Leadership Advice #78: The Worst Job Interview Advice I’ve Ever Been Given

I had my first “real” job interview in the middle of my senior year in college.

It did not go well.

A few weeks before the interview, I had attended a mandatory session for business school students about how to perform well during a job interview. I’m sure we learned some invaluable lessons, but unfortunately my takeaway was this:

It’s okay to take time to think about a question before you answer.

I am here to tell you that in a job interview, this is terrible, terrible advice.

So here’s what happened: I walked into this job interview in my oversized suit. It was with BP, as I recall. I handled the first few questions just fine, and then the interviewer asked me a hypothetical question about an issue at work.

I didn’t have a quick response, but I had been prepped with the idea that it would be okay if I took a second to think about it. So I said, “If you don’t mind, let me think about that for a second.”

Here’s my stream of consciousness that followed:

Okay, I need a good answer to this question. Conflict at the workplace, how would I deal with it? Come on, Jamey, do this! Okay, okay, focus before you start to think about the fact that you’re still thinking about the question. Wait, you’re doing it. You’re no longer thinking about the question–now you’ve gone meta. How long have you been thinking? It feels like somewhere between 30 seconds and 20 minutes. Maybe they haven’t noticed how long this is taking. Maybe you’re perceiving time differently than they are. Maybe every movement you make appears in super slow motion to them, like in The Matrix.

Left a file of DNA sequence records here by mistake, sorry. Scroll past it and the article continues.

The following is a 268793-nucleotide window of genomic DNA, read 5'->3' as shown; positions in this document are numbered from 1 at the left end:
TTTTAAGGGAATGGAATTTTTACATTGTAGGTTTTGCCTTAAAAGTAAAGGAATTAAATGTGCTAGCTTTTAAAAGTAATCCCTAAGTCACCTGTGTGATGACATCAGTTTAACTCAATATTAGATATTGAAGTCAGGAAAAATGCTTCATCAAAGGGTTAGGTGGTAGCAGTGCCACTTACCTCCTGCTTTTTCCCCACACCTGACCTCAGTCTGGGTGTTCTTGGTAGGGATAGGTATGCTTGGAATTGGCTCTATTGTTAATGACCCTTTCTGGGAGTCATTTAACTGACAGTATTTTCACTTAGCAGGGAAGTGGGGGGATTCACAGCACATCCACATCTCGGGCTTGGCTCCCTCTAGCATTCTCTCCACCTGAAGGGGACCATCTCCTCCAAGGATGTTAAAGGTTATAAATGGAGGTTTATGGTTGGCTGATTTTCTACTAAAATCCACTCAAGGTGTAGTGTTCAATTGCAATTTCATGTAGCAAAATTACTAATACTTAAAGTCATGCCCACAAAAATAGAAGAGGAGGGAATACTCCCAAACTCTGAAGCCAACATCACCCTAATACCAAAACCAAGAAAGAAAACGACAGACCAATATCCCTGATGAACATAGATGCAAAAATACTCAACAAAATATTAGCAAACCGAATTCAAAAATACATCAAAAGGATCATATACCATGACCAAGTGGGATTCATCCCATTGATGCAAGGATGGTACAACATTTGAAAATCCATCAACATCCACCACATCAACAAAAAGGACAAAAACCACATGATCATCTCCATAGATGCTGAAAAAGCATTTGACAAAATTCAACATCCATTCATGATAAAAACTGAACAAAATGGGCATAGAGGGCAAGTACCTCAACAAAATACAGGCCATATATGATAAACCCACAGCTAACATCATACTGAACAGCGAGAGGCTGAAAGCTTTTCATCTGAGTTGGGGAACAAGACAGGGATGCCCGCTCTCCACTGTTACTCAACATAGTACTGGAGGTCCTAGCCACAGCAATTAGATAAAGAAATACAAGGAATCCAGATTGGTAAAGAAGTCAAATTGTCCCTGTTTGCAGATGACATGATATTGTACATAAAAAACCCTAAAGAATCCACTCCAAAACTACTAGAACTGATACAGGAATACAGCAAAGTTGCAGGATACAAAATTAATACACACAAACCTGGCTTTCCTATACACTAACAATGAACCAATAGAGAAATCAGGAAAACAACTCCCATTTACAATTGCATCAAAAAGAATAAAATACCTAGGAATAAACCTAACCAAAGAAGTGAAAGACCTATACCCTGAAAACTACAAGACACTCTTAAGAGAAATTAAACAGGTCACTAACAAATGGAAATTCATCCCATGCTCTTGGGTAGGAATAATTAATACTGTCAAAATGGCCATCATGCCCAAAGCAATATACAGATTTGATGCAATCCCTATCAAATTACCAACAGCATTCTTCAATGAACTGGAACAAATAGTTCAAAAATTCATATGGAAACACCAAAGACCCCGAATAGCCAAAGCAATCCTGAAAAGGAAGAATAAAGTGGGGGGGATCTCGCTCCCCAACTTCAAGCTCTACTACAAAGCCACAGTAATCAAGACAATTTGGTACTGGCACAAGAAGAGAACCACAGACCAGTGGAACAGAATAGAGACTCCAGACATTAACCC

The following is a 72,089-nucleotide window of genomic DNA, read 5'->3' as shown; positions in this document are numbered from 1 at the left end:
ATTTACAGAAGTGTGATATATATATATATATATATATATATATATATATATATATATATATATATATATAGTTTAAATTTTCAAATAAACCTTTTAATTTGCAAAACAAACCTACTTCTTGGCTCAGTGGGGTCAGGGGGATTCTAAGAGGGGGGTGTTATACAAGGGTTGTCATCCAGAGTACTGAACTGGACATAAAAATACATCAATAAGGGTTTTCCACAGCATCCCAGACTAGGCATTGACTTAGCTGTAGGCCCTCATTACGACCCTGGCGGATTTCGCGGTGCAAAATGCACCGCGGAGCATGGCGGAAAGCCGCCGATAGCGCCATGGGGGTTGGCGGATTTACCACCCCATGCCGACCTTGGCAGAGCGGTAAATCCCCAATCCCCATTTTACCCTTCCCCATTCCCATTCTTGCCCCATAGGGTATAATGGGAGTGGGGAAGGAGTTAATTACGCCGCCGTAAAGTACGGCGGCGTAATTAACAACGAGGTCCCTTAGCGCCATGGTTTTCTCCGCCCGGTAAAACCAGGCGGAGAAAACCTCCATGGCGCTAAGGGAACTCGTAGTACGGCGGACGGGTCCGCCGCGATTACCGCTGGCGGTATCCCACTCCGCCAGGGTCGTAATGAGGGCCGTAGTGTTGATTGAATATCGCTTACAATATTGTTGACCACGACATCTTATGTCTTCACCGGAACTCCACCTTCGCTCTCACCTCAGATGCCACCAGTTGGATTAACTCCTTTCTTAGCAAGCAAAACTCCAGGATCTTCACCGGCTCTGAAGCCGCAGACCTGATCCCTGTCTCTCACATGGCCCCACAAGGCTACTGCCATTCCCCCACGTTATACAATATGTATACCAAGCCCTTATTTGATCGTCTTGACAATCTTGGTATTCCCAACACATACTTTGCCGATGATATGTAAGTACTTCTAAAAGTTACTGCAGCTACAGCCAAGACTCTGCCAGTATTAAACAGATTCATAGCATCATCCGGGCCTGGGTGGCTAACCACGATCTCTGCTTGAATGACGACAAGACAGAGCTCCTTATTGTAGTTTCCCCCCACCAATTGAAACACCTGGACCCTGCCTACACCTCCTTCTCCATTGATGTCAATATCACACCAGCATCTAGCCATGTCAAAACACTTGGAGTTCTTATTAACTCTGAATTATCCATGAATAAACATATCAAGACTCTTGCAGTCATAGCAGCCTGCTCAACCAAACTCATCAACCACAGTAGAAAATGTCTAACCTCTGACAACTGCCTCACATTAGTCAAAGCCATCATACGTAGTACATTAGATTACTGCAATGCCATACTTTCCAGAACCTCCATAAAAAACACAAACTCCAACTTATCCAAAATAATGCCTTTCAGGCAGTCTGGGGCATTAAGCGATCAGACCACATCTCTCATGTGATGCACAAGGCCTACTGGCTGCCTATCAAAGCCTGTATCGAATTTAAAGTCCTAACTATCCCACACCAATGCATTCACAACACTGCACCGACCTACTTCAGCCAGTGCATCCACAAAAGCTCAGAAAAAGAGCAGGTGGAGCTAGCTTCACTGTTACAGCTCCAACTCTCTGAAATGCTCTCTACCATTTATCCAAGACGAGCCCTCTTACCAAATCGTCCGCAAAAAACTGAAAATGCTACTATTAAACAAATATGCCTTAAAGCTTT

At this point I’m standing up in front of the interviewer, mimicking Neo’s movements while Agent Smith shoots at him.

Again, the interview did not go well.

Here’s the thing: You need to be able to think on your feet at your job, and you need to be able to prove you can think on your feet at the job interview. Basically, you need to be able to BS. It’s an important skill. You may not start off with a great answer, but as you talk you respond to the interviewer’s responses and improve your answer as you go. It’s the exact opposite of sitting there in silence thinking about The Matrix.

So please, if you’ve heard this advice, disregard it. Prove you can think on your feet.

What’s the worst (or best) job interview advice you’ve ever heard?